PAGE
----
Indianapolis Colts: 5 Reasons Why Your Favorite Team Sucks in 2013
Every Team Has Their Flaws, And The Colts Are Not Immune
The Indianapolis Colts rode a wave of emotions and outside motivation in 2012 to an 11-5 record and a playoff berth -- just one season after going 2-14. By all accounts, the Colts overachieved greatly last year. A new coaching staff, new franchise quarterback, only a handful of returning veterans and a completely new defensive scheme should have made for a 5-11 record.
It’s difficult to say that head coach Chuck Pagano being diagnosed with leukemia in Week 5 was what put the Colts over last year, but it’s a great storyline. The Colts started 2-2, then finished 9-3 while Pagano was being treated for cancer and showing up to home games when he could. But all that emotion and extra motivation is gone this year thankfully, so the Colts will need to find something else to continue to push them.
So how do the Colts match or improve upon on their record from last year? Maybe they don’t.< p>They went 9-1 in games decided by seven points or less, which is an amazing stat for a squad in the midst of a rebuild. It’s not likely the Colts can replicate such a season, which would mean the team regressing back towards the mean.
Either way, the Colts still have their flaws -- ones that won’t likely be fixed this season. That isn’t to say the Colts' flaws are going to make them suck this season; but if they did, these would be the five reasons.
5. Because T.Y. Hilton is their Third-String Receiver
T.Y. Hilton earned the No. 2 wide receiver spot on the depth chart with his play last season. In his rookie season, Hilton hauled in 50 catches for 861 yards and seven touchdowns, yet he was immediately glanced over when the Colts signed Darrius Heyward-Bey. Heyward-Bey hasn’t even put up similar numbers in his four NFL seasons, which begs the question: why is he starting? If you’re not going to play your best players, then you are not going to win.
4. Because Their Running Game Sucks
This isn’t anything new. The Colts have not had a consistent running back since Edgerrin James donned the blue-and-white. They haven’t even had a 1,000-yard rusher since Joseph Addai in 2007. Ahmad Bradshaw was brought in to boost the running game, but he got hurt in the preseason and was limited in Week 1. Their best option, Vick Ballard, was immediately relegated to second-string running back when Bradshaw was signed despite him running for 814 yards last season ... in his rookie year, no less. Their running back situation is similar to their receiver situation; they need to stick with one player so they can gain consistency and confidence, which will lead to victories.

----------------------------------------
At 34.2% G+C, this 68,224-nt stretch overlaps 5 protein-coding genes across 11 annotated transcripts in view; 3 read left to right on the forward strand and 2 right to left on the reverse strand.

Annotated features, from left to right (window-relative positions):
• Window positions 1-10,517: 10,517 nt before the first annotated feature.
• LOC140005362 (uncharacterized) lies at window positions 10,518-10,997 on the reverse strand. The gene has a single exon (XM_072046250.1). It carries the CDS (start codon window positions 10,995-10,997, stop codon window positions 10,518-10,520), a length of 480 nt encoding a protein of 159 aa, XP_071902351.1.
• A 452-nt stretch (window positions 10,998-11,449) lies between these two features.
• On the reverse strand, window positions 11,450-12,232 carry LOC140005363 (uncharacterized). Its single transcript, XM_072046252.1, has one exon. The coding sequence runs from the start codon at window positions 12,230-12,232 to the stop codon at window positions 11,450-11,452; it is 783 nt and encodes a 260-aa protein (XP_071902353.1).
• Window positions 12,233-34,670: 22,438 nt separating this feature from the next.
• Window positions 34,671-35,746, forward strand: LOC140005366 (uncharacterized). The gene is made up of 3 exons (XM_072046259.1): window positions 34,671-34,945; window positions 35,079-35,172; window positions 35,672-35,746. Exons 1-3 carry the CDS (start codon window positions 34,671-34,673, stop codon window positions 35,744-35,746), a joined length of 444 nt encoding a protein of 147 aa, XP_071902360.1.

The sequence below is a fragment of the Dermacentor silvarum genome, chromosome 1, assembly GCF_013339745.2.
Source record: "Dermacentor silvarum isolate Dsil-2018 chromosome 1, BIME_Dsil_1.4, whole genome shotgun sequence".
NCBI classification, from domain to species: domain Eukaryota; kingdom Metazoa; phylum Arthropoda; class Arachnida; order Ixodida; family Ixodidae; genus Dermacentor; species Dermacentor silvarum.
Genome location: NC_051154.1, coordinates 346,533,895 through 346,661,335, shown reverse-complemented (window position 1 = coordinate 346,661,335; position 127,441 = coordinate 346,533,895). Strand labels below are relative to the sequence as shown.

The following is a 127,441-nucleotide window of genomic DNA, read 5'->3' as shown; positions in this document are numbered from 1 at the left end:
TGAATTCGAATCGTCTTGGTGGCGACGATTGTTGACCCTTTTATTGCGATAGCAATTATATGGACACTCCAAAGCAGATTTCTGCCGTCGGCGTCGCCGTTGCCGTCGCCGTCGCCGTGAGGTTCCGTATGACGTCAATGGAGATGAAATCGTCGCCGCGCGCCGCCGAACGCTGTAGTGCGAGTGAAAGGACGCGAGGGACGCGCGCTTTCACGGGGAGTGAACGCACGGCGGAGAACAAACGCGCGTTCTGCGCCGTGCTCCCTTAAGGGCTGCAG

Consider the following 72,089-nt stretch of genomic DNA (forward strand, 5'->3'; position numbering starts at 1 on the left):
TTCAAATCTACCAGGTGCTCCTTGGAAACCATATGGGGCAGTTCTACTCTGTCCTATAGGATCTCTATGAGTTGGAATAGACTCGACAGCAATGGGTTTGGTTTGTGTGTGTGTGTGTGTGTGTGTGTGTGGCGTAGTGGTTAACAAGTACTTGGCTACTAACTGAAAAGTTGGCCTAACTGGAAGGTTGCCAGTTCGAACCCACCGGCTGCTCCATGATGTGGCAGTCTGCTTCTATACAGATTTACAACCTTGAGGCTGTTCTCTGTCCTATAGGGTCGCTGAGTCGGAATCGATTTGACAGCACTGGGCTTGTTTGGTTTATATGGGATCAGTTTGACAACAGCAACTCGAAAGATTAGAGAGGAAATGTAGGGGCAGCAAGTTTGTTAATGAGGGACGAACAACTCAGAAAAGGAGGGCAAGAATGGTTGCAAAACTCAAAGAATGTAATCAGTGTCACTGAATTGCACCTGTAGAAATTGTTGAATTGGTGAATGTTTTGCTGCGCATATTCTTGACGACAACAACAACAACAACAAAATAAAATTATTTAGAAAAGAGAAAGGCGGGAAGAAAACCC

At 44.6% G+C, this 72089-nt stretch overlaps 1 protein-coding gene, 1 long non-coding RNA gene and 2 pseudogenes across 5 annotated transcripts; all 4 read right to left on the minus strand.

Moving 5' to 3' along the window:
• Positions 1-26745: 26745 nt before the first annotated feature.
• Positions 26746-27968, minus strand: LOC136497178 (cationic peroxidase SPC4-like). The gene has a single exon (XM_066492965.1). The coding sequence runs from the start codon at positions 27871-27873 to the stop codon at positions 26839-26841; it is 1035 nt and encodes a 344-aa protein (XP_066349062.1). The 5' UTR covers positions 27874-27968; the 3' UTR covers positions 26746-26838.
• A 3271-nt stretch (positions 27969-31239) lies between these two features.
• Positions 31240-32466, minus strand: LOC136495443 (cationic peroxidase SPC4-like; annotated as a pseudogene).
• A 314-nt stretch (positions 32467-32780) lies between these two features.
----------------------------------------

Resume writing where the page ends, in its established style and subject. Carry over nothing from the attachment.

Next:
3. Because Their Defense is Still a Work in Progress
Chuck Pagano was brought in as the head coach because he was a defensive specialist, an area the Colts have struggled in for as long as anyone can remember. Peyton Manning never had a great defense to help him win games and so far, neither has Andrew Luck. Pagano changed the Colts' defensive scheme from the 4-3/Tampa 2 to the 3-4, but is still working to find the right personnel. With Pagano back healthy and able to coach the entire season, the Colts' defense should get better as the weeks progress. For now, though, the defense is still their weakest spot.
2. Because They Lost Bruce Arians
Bruce Arians was brought in to be the offensive coordinator because he was an offensive mastermind with the Pittsburgh Steelers. He ultimately took over as interim head coach with Chuck Pagano had to step down due to his health. Arians went 9-3 as the head coach and landed himself his own head-coaching gig in Arizona at the end of the year. There are still questions on how good of a coach Pagano really is as he sports a 3-3 record, including three blown double-digit leads that resulted in two losses. The Colts' offense looked good in Week 1 despite having a new coordinator, but Arians was much more than just a coordinator.
1. Because History is Not On Their Side
Let’s look at the facts. The Colts were the first team in league history to go 11-5 despite having a negative point differential (-30). The Colts went 9-1 in games decided by seven points or less, which is an amazing feat since teams normally win those games 50 percent of the time. It looks like their good fortune has rolled over to the 2013 season, but eventually those odds will catch up to them, and so will the loss column.